Briefing: The Chinese Room argument

AI and Society, Briefing, Philosophy, Philosophy-AI-Book

The Chinese Room argument is an argument against the thesis that a machine that can pass a Turing Test can be considered intelligent. It was presented in a 1980 paper by American philosopher John Searle.

Imagine, the argument goes, that someone is locked inside a room. You can communicate with him only through little cards which you can push through a slot in the door. Now you are Chinese, and you push Chinese cards saying various things into the slot. And always a sensible reply comes back, as someone inside the room gives you back a card with the reply (in Chinese) through the door slot. You never see the other person, you only communicate through these cards. What you don’t know: the person inside the room does not speak any Chinese at all. He has only a big book, a kind of conversation dictionary, which tells him which card to give you back as a reply for each one of the cards that you can possible give him as an input through the slot. He looks up what you give him in his book, chooses the right reply card, and gives it back to you. Now the question is, does this man inside the room understand Chinese? By definition, no. We said that he didn’t. But obviously, he kind of seems to understand, since he can converse with you in Chinese.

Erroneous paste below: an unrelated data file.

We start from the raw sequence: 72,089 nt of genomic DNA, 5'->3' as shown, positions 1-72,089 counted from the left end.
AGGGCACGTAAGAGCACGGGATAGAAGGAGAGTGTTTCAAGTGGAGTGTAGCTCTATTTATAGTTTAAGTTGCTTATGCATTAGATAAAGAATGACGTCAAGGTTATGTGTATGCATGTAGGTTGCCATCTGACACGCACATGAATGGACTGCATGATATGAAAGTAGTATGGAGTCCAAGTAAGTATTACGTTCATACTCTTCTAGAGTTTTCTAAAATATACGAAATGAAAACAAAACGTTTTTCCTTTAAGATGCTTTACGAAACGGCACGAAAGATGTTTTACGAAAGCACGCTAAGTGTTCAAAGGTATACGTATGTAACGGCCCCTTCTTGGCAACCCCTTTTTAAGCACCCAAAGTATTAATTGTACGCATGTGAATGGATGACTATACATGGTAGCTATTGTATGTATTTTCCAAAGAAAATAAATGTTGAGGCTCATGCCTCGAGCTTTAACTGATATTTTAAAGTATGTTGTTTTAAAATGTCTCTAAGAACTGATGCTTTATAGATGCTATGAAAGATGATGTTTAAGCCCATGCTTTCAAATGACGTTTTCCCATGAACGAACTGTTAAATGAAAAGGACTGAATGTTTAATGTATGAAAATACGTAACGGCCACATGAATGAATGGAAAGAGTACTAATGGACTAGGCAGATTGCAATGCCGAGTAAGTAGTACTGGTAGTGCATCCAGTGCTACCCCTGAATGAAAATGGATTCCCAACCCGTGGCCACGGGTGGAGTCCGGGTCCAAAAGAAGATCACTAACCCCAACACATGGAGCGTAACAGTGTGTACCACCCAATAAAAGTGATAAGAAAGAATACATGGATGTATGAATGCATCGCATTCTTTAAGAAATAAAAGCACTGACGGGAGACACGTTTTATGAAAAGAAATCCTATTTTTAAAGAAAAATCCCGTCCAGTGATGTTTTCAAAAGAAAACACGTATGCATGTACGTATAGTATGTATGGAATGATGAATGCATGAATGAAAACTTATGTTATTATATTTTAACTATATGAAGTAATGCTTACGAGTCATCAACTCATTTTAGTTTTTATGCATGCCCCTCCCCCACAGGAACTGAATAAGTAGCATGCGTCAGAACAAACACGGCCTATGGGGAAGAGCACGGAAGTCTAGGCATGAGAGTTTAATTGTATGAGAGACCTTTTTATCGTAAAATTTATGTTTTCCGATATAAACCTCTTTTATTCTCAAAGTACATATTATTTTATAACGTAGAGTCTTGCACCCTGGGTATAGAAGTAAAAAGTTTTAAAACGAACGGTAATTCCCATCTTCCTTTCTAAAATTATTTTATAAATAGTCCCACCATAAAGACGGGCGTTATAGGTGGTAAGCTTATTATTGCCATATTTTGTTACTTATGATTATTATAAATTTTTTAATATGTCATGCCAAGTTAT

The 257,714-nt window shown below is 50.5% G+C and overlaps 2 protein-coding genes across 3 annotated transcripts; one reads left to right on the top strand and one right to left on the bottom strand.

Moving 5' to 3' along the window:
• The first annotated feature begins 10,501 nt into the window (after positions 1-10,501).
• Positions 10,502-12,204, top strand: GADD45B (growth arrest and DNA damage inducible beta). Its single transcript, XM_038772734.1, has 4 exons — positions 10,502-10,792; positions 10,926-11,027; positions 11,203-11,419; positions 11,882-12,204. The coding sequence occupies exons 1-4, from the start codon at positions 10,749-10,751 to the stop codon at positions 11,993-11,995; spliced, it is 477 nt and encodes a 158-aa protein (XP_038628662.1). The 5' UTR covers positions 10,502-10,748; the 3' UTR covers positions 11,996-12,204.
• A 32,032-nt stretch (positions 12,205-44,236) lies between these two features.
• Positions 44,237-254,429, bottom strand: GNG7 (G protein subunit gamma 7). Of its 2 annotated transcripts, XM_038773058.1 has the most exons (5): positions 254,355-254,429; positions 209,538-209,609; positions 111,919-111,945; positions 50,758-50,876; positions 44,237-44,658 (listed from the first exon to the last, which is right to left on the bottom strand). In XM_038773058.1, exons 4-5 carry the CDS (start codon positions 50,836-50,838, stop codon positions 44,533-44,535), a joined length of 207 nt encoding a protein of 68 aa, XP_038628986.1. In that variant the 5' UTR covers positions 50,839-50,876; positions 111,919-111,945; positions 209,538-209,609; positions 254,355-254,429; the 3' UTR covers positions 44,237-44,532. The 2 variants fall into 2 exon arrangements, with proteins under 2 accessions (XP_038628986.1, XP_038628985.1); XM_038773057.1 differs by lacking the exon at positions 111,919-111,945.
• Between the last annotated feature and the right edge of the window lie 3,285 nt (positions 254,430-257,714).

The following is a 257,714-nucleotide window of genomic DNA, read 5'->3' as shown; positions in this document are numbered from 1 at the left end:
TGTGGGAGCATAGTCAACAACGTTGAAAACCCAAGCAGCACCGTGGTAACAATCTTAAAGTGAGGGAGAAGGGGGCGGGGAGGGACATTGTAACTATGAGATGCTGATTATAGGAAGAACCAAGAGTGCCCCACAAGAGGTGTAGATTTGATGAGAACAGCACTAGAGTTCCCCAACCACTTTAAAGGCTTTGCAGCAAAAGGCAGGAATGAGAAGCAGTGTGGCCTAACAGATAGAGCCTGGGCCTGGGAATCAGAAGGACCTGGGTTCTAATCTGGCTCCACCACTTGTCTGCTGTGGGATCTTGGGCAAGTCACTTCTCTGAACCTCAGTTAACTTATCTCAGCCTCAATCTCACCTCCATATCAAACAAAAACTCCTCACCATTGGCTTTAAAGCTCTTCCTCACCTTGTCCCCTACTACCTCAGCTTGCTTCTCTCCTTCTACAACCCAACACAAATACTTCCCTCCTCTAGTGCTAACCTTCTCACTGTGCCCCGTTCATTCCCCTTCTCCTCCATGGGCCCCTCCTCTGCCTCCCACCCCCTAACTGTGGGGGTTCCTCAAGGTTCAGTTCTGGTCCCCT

What does this thought experiment prove? It gives us a counterargument to the behavioural equivalence thesis. Behaviourally, the Chinese room (and the person inside it) are indistinguishable from a Chinese speaker. But in reality we know that the person in the room does not understand any Chinese. So, the conclusion goes, behavioural equivalence does not mean that two systems are equivalent in any meaningful and relevant way. We can have behavioural equivalence of two systems, and still one of them can understand Chinese, and the other cannot. Applied to the Turing Test, I can have a machine that is perfectly able to converse with me, but this machine need not actually understand anything of what it is saying. Therefore, even if it was perfect in simulating a conversation, this would never be a real conversation, since the words don’t mean anything to the machine. (In the same way as the Chinese words don’t mean anything to the man inside the Chinese room). — Of course, there are many more arguments regarding the Chinese room. We will analyse the argument in detail in a later post.

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